By Howard Solomon
Assistant editor, Network World Canada

Today’s announcement that Nokia will buy the rest of the shares of mobile operating system maker Symbian that it doesn’t already own and release the code to open source shows how influential Linux has become.

Nokia will shift the software unit’s assets into the newly-created Symbian Foundation, a not-for profit organization which will make all intellectual property available to its members, who will include handset makers such as Nokia, LG Electronics, Motorola, Samsung, Sony Ericsson and a number of wireless carriers.

As Adam Leach, principal analyst at London-based Ovum writes in a research note, it reflects the success of Linux-based competitors from the LiMo Foundation and Google’s Android project. The Symbian Foundation, he says, is essentially the same as LiMo.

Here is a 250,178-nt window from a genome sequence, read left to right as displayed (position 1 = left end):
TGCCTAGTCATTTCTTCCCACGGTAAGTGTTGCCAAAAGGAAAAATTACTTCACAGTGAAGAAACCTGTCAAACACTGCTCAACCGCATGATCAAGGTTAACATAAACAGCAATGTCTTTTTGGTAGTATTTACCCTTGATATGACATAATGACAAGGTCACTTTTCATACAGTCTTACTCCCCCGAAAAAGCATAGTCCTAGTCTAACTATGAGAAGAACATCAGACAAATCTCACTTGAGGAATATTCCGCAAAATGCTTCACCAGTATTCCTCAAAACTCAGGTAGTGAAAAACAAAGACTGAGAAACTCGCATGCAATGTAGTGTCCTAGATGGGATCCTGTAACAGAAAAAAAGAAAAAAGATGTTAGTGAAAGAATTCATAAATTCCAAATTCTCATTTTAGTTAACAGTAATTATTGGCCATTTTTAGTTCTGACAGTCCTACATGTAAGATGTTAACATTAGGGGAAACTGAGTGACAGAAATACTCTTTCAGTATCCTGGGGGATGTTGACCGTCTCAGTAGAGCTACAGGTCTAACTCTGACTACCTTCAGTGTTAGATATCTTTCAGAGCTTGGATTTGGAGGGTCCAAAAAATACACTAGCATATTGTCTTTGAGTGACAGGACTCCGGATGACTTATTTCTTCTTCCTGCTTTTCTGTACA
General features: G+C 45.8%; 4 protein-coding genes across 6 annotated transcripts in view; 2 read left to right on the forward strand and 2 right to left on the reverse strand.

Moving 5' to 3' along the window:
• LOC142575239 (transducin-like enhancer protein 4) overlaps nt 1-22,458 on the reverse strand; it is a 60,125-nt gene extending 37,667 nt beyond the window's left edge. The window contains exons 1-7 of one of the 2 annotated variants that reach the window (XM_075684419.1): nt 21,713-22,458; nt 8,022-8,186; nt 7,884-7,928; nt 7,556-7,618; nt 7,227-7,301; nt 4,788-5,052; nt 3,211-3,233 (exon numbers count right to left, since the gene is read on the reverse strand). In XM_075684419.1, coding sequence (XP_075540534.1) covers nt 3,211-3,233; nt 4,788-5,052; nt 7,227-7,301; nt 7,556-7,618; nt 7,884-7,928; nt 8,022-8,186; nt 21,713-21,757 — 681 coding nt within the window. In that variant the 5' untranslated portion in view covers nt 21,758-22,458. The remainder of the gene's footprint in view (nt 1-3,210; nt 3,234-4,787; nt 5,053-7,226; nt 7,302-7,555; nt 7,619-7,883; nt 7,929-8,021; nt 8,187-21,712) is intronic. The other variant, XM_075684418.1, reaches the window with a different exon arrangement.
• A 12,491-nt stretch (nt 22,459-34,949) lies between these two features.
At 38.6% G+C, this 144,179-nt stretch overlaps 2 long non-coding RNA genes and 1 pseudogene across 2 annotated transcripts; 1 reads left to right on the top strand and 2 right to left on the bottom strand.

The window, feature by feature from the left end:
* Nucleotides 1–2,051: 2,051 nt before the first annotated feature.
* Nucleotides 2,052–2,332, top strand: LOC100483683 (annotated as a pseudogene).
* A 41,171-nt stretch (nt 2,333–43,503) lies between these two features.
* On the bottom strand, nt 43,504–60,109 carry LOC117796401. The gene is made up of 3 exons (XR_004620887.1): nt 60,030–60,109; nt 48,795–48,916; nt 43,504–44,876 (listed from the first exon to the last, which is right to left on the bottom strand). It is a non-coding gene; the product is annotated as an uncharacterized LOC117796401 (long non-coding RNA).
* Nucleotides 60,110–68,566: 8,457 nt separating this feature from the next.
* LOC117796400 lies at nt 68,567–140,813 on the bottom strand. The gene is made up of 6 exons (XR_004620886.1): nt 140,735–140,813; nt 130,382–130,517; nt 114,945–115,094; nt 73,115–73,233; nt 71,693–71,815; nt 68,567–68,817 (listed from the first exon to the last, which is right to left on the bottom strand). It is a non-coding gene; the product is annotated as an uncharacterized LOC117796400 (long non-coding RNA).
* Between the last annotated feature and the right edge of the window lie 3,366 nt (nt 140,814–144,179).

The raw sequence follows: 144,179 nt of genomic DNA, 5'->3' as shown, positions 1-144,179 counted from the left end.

“Linux has become a real threat to Symbian’s competitive landscape,” writes Leach. Meanwhile Microsoft’s Windows Mobile OS is growing.

The possibility of multiple operating systems is the biggest single barrier to mobile data services and revenues, Leach argues. But with the creation of the Symbian Foundation, he raises the prospect that Symbian, LiMo and Android will join together to create a single OS. That would make it easier for mobile carriers. But would Google surrender? I have my doubts, especially if the financially fat search-engine company sees its concept taking off among manufacturers. Google still has control over Android.

Earlier this week the Wall Street Journal reported that mobile handset makers may not be able to release Android-powered phones by the end of the year, which had been a target. This may be merely early teething problems. But if Android can’t walk, Symbian will run.

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